I’m not proud of having used the television as a babysitter, but necessity is the mother, yada, yada, yada. Every afternoon when my kids were little, I would turn the TV to Channel 2, Boston’s PBS station, scheduling laundry folding and supper preparation around The Electric Company, Mr. Rogers, and Sesame Street. I rationalized that it was, after all, public television. How much harm could it do? It was both educational and commercial free.
Fast forward a few years. The kids are grown and gone, but the TV is still on. I’m not a rabid sports fan, but I do sit in the room with a book or my needlework when Joel watches games on TV – golf, baseball, football, whatever. When it comes to the Super Bowl, however, I do look up regularly to watch the commercials. This year, two Budweiser ads, one featuring horses and a puppy, the other a surprise parade for a returning soldier, pulled at my heartstrings. The Foot Locker commercial in which heavyweight fighter Mike Tyson returns Evander Holyfield’s ear and asks for forgiveness was a riot.
But I was somewhat taken aback to look up to see the Muppets advertising the Toyota Highlander, singing their “Ain’t no Room for Boring” routine. While I can certainly understand Toyota’s desire to use the cloth creatures to attract buyers, most of whom probably grew up with Sesame Street, I am disheartened that the beloved characters should have been drafted into this enterprise. Sure, Disney owns the Muppets now, and nobody could be more commercial than the company that spawned Mickey Mouse, but I am still disappointed. I guess I had hoped that the Muppets could have remained pristine and commercial-free, in one last frontier devoid of hucksterism.
And then, what should arrive in our mailbox recently? This year’s Sports Illustrated swimsuit edition. And, who is featured in it? Barbie! The favorite toy of millions of American girls for generations.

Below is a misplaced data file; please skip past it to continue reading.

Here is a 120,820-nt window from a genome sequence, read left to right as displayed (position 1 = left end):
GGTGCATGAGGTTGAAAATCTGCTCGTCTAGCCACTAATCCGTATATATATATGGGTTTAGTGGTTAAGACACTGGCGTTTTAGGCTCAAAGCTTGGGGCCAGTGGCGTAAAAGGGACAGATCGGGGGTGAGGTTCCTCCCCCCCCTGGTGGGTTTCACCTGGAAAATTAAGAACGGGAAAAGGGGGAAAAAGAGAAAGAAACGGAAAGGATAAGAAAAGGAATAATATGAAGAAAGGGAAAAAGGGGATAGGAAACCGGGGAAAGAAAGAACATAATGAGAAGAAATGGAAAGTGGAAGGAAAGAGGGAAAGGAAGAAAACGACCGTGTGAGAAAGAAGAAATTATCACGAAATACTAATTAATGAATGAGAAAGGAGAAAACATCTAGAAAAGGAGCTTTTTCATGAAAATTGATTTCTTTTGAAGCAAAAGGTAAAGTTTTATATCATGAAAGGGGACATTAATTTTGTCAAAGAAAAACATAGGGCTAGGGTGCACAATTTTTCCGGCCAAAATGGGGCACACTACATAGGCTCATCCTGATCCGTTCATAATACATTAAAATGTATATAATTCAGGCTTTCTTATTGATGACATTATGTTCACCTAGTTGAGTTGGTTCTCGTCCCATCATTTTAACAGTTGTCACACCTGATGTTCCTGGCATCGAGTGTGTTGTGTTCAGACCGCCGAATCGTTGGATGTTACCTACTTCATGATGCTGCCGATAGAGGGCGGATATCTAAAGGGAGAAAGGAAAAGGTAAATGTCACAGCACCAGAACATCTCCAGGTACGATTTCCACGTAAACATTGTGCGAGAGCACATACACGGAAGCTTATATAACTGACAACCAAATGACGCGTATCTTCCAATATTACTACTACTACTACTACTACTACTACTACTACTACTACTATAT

I am uncomfortable with these two scenarios and am trying to explain the discomfort to myself, so I put this out to you readers.
I’m certainly not against the great capitalist enterprise that supports the American economy. I understand that Barbie is a toy. Toy manufacturers have to make a living — as do we all — and they have many employees depending on them for their own security. And Mattel, Barbie’s maker, saw sales slide 13% in its most recent quarter – the all-important holiday season. So, it is understandable that they would want to explore all avenues to reignite interest in their famous/infamous plastic doll. And, as with the Muppets, Barbie was an important part of SI’s readers’ growing up years, so would trigger positive memories among them.
Yet, what was Mattel thinking when they decided that the SI swimsuit edition, the issue that exists to objectify near-naked women, would be an appropriate venue in which to display their signature product? My gut reaction was that Barbie’s appearance in this magazine smacks of child pornography. But then, she doesn’t look like a child.
Which then brings us to the argument that has raged over the doll for decades: Barbie is not a realistic model of an adult human female body, and she represents an unattainable “ideal” that warps little girls.
So, what am I so uncomfortable about? If Barbie had appeared as an athlete in an issue devoted to the Olympics, dressed in ski or luge wear, would I have felt the same? I don’t think so. Modeling positive social behavior – in this case, pursuit of the dream of excellence in sports – I can get behind, even if I personally have the athletic ability of a doorknob.
I’m curious as to how many young girls’ parents “reading” the magazine (“I only buy it for the articles”) saw any problem with this scenario.
Dear readers, please respond!